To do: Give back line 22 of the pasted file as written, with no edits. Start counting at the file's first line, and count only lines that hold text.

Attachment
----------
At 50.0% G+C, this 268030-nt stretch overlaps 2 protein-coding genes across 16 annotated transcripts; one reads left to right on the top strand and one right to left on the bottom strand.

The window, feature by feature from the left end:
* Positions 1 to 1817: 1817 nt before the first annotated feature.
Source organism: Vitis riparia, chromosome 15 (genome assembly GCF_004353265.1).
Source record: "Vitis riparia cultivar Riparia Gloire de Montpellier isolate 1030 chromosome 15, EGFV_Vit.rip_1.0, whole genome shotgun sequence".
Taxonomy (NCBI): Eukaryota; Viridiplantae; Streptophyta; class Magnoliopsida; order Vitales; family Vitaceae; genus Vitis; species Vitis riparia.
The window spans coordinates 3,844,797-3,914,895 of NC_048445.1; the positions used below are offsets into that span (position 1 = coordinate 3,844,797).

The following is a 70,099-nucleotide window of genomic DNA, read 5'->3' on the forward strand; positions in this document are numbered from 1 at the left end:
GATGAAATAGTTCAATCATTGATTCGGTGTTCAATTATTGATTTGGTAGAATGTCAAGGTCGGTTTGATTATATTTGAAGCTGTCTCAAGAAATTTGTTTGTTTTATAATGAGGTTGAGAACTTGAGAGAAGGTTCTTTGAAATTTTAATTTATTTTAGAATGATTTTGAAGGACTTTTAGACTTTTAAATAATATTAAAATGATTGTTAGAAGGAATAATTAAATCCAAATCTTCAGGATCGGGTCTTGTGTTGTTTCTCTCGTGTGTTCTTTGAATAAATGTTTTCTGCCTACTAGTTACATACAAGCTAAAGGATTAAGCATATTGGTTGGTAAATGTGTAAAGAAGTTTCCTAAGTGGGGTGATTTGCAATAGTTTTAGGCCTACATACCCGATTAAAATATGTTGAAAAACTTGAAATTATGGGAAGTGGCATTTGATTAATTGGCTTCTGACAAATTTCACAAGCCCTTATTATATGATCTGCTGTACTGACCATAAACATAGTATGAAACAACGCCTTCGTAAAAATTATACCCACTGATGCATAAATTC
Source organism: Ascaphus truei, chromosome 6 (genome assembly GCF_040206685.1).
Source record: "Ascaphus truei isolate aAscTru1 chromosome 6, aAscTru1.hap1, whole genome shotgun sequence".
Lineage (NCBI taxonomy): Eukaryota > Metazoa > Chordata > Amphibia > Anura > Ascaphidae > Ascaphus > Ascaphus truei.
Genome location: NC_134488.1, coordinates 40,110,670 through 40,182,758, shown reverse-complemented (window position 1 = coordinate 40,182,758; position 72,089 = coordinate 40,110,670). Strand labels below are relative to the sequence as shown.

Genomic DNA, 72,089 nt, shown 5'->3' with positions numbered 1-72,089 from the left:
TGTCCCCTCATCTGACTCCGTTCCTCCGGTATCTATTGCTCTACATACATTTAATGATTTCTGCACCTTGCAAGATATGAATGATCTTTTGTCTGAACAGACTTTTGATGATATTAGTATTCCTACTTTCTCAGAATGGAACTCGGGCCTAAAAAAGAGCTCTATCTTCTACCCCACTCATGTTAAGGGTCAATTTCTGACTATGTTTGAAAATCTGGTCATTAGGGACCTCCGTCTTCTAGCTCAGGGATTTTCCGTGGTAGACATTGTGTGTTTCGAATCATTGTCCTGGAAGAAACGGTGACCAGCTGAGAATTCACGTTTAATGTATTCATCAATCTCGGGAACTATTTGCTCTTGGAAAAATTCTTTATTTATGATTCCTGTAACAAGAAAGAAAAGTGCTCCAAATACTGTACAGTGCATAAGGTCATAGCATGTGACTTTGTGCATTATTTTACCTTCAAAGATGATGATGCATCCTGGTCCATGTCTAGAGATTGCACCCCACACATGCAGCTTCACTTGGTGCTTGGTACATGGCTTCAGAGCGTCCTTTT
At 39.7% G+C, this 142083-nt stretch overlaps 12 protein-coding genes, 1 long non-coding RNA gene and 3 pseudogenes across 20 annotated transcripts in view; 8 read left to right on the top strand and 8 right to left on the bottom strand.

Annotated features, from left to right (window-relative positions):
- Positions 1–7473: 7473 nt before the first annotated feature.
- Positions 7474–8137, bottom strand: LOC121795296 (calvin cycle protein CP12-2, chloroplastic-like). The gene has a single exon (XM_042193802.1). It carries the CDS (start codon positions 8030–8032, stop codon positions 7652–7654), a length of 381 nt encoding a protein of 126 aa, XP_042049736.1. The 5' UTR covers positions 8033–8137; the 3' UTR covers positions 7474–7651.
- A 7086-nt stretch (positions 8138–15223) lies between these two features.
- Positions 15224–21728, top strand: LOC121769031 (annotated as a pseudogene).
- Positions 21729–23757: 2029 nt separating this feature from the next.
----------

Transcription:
- Positions 21729–23757: 2029 nt separating this feature from the next.